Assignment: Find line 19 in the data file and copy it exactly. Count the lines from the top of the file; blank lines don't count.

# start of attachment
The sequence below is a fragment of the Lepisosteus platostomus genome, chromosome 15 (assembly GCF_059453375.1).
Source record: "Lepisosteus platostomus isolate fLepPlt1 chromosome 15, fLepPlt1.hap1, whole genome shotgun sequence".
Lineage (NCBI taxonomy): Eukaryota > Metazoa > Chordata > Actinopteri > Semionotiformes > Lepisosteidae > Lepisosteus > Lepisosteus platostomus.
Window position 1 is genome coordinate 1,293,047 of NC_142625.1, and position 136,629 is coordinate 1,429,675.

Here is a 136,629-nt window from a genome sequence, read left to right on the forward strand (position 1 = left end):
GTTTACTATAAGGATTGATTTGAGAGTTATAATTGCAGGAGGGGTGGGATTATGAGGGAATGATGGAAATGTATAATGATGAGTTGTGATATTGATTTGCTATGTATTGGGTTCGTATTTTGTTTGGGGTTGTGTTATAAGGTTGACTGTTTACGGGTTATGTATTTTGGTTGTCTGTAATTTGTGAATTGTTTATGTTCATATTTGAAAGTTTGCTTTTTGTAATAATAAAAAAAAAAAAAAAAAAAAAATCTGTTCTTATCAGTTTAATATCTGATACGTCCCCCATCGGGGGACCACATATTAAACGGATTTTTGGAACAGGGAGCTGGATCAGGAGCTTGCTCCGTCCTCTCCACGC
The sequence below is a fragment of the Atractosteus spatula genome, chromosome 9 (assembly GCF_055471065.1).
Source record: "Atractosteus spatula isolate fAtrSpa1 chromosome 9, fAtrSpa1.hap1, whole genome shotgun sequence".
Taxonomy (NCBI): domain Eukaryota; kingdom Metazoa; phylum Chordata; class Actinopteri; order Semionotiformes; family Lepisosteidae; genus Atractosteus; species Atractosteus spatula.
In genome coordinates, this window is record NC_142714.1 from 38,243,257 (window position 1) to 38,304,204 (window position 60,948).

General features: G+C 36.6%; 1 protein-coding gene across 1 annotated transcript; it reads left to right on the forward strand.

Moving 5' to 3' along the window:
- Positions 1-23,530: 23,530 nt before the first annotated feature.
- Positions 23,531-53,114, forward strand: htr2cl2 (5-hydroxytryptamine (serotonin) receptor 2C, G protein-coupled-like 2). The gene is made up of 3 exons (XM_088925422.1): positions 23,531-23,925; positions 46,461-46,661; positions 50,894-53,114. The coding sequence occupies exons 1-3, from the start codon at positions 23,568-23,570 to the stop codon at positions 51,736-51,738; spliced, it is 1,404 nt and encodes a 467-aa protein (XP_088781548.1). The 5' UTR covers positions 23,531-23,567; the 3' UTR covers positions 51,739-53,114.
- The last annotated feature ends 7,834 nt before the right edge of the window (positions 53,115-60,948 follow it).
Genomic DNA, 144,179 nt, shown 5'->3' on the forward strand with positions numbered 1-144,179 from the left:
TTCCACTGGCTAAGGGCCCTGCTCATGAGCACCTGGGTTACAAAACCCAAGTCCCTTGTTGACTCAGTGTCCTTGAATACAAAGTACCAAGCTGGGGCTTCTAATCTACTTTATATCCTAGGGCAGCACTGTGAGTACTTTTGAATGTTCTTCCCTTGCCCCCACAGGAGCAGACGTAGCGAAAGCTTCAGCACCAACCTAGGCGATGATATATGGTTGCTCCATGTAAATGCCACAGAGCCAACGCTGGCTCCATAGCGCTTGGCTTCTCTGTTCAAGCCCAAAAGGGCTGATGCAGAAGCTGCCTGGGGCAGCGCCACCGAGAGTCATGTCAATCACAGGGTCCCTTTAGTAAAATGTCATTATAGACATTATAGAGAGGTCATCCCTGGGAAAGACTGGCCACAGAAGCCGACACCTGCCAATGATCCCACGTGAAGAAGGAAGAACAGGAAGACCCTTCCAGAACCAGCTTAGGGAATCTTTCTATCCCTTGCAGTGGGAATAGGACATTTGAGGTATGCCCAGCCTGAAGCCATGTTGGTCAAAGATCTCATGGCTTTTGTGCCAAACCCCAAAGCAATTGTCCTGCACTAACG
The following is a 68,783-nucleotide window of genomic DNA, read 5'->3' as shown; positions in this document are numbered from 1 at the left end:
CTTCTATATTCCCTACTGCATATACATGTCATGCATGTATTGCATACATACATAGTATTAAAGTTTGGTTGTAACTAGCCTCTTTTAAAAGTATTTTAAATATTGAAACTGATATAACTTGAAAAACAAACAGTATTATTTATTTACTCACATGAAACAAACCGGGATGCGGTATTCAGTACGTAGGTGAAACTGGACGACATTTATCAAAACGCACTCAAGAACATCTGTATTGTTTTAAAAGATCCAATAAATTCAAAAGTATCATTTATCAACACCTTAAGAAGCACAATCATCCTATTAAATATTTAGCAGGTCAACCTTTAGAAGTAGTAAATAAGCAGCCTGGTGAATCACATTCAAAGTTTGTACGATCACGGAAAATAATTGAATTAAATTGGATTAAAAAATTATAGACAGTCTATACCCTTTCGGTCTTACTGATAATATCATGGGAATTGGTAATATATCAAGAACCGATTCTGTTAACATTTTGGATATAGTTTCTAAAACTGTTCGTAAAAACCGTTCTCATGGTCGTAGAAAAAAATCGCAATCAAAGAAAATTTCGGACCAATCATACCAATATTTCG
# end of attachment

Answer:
CTTCTATATTCCCTACTGCATATACATGTCATGCATGTATTGCATACATACATAGTATTAAAGTTTGGTTGTAACTAGCCTCTTTTAAAAGTATTTTAAATATTGAAACTGATATAACTTGAAAAACAAACAGTATTATTTATTTACTCACATGAAACAAACCGGGATGCGGTATTCAGTACGTAGGTGAAACTGGACGACATTTATCAAAACGCACTCAAGAACATCTGTATTGTTTTAAAAGATCCAATAAATTCAAAAGTATCATTTATCAACACCTTAAGAAGCACAATCATCCTATTAAATATTTAGCAGGTCAACCTTTAGAAGTAGTAAATAAGCAGCCTGGTGAATCACATTCAAAGTTTGTACGATCACGGAAAATAATTGAATTAAATTGGATTAAAAAATTATAGACAGTCTATACCCTTTCGGTCTTACTGATAATATCATGGGAATTGGTAATATATCAAGAACCGATTCTGTTAACATTTTGGATATAGTTTCTAAAACTGTTCGTAAAAACCGTTCTCATGGTCGTAGAAAAAAATCGCAATCAAAGAAAATTTCGGACCAATCATACCAATATTTCG